Plaintiff moves the court to enter a default judgment on the RICO claim against the defaulted Defendants pursuant to Fed.R.Civ.P. Rule 55(a)(2). Before a default judgment may be entered, a party first must obtain a default. Fed.R.Civ.P. 55(a). “Once a default is entered, the defendants are considered to have admitted the well pleaded allegations in the complaint, including jurisdiction.” Ford Motor Company v. Cross, 441 F.Supp.2d 837, 845 (E. D. Mich. 2006) (citing Visioneering Construction v. U.S. Fidelity and Guaranty, 661 F.2d 119, 124 (6th Cir. 1981)) (emphasis added). Here, Plaintiff properly obtained a default against several Defendants.

         Federal Rule of Civil Procedure 55(b)(2) provides that upon application of the party, the court may enter a default judgment. A plaintiff seeking a default judgment from the court is “not entitled to a default judgment as of right” and a judge is “required to exercise sound judicial discretion” in deciding if default judgment is proper. 10A Charles Alan Wright & Arthur R. Miller, Fed. Prac. & Proc. Civ. § 2685 (4d ed.). Rule 55(b)(2) further provides that a court “may conduct hearings . . . to determine the [applicable] amount of damages” or “establish the truth of any allegation by evidence.” While the well-pleaded factual allegations in the complaint are taken as true when a defendant is in default, damages are not. Ford Motor Company, 441 F.Supp.2d at 848 (citing Thomson v. Wooster, 114 U.S. 104 (1885)). “Ordinarily, the District Court must hold an evidentiary proceeding in which the defendant has the opportunity to contest the amount [of damages].” Antoine v. Atlas Turner, Inc., 66 F.3d 105, 110 (6th Cir. 1995) (internal quotation and citation omitted). However, Rule 55 gives the court the discretion to determine whether an evidentiary hearing is necessary, or whether to rely on detailed affidavits or documentary evidence to determine damages. Stephenson v. El Batrawi, 524 F.3d 907, 916 (8th Cir. 2008); Federal Rules of Civil Procedure, Rules and Commentary Rule 55.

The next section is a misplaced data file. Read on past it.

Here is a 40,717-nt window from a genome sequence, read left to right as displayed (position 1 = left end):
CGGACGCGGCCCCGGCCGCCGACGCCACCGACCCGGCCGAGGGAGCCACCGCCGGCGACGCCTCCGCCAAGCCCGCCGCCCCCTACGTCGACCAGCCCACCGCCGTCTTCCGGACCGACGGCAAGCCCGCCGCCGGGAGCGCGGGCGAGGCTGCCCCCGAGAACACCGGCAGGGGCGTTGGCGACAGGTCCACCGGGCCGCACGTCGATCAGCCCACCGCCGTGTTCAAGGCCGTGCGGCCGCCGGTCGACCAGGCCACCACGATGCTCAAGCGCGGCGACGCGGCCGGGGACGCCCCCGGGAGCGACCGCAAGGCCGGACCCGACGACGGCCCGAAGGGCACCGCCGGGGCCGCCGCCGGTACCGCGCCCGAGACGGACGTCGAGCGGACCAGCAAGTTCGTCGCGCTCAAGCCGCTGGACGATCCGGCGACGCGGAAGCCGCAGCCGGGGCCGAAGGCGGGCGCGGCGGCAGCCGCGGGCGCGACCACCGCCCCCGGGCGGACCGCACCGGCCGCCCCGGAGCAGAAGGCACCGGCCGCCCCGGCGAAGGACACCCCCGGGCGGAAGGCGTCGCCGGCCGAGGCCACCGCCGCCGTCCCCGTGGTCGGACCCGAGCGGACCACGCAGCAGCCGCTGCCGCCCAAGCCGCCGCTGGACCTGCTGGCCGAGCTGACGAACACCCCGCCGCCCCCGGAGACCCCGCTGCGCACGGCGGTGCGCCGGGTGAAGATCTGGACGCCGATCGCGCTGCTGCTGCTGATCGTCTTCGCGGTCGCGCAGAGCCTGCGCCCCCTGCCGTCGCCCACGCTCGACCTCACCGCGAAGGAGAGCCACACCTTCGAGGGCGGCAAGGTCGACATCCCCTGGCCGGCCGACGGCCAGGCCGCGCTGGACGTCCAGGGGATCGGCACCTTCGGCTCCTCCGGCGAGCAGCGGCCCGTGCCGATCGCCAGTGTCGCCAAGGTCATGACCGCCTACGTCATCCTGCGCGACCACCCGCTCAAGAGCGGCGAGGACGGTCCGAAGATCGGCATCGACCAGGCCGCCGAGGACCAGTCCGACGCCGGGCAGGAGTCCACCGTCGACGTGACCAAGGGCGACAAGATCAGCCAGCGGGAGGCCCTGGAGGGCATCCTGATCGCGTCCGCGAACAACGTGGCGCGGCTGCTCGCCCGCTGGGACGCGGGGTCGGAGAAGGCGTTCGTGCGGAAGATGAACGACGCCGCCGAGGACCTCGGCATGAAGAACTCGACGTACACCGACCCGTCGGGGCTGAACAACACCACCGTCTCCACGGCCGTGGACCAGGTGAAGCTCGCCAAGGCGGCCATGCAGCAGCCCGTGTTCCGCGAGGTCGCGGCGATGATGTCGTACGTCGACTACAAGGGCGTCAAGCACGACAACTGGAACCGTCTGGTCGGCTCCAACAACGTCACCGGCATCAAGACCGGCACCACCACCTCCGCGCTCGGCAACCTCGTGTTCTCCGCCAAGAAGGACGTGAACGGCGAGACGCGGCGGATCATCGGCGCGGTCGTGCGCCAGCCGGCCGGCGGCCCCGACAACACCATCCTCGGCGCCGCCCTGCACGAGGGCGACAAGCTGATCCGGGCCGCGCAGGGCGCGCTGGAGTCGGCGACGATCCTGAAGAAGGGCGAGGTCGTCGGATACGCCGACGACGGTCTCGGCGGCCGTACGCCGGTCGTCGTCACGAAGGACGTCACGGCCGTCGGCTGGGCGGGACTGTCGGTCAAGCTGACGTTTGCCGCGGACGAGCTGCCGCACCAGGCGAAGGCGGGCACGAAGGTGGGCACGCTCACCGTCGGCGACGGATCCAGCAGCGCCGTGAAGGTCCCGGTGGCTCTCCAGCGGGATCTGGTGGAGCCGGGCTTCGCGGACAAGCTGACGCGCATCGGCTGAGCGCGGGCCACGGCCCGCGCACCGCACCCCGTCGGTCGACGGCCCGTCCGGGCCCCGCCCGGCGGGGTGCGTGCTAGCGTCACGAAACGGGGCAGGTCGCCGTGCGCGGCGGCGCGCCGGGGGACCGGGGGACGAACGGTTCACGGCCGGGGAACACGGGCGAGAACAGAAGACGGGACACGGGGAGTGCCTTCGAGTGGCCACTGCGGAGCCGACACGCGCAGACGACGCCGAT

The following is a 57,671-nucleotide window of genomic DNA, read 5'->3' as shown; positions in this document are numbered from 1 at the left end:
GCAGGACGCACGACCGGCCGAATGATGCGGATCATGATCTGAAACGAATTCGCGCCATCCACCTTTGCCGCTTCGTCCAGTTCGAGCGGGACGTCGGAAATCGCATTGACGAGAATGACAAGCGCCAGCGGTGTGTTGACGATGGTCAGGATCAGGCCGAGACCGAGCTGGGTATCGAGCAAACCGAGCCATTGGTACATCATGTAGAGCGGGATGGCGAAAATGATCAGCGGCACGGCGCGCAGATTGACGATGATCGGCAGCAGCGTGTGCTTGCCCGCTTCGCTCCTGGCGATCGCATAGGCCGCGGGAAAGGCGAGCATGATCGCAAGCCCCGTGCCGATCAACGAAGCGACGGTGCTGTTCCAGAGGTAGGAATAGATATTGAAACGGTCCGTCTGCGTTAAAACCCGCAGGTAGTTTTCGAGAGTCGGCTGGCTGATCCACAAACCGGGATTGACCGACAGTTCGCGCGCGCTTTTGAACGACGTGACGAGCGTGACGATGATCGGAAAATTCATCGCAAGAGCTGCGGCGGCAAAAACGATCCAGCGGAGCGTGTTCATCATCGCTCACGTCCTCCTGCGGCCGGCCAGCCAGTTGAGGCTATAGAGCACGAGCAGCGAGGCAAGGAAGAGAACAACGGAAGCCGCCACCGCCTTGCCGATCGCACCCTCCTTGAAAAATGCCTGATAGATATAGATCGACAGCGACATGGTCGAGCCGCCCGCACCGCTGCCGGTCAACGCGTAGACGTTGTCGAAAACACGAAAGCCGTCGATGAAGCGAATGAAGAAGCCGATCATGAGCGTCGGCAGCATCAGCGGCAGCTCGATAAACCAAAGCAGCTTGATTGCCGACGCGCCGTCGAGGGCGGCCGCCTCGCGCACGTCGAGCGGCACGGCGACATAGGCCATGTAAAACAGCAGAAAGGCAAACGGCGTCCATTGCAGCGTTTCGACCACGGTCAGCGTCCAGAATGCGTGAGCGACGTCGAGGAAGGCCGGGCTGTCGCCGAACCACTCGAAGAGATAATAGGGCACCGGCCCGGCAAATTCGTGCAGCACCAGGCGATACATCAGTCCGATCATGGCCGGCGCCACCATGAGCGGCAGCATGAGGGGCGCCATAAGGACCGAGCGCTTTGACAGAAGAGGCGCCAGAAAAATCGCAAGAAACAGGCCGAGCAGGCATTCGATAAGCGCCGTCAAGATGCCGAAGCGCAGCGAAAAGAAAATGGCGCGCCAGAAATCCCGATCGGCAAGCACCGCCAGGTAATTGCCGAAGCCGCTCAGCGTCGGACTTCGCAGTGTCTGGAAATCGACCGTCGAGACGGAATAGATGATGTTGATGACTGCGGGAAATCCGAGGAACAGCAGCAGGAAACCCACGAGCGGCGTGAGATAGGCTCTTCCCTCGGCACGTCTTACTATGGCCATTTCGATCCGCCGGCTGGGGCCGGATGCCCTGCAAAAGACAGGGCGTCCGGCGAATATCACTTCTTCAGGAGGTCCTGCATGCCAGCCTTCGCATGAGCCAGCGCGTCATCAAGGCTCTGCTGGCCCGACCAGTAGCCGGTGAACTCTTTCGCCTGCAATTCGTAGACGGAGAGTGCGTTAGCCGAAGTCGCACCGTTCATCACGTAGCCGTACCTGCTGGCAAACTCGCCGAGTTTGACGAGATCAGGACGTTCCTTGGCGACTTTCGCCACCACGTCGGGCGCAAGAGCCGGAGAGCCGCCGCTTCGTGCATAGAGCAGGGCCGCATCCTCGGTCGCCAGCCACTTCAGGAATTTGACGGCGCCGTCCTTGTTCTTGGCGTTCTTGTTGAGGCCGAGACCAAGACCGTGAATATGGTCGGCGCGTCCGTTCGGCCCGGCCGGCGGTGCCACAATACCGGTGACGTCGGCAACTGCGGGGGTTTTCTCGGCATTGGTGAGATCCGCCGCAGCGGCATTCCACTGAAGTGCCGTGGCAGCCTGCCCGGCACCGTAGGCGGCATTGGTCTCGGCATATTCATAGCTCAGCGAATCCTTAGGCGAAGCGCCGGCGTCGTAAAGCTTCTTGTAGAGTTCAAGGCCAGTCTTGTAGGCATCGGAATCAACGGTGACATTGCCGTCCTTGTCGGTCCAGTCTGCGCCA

Moreover, there are additional requirements to consider in cases where some defendants, but not all defendants, have defaulted. In the seminal case Frow v. De La Vega, 82 U.S. 552 (1872), the United States Supreme Court held that in cases involving joint liability it is improper to enter a default judgment against some defendants when other defendants are still contesting the case on the merits. Frow does not preclude a plaintiff from seeking default judgment from defaulted defendants when a judgment has been awarded against the non-defaulting defendants. Id.


         Here, Plaintiff alleges that the Defendants, defaulted and non-defaulted, worked in concert to conspire against Plaintiff to commit RICO predicate acts, namely fraud by mail and/or wire (including submitting false pay stubs to obtain credit, and representing that the vehicles were in saleable condition). Plaintiff's motion for default judgment seeks judgment solely on the RICO claim, requesting the following:

Plaintiff respectfully requests this Court enter a Judgment in its favor and against Defendants Laron Thornton, Randall Anderson, Rashaud L. Coleman, Mark Ingram, Charles R. Fitzgerald, Nicholas Austin Walker, and Xclusive Auto Group, LLC for compensatory damages, together with treble damages, in the amount of $288, 986.66, costs through November 1, 2018 in the amount of $1, 628.08, and attorneys' fees through November 1, 2018 in ...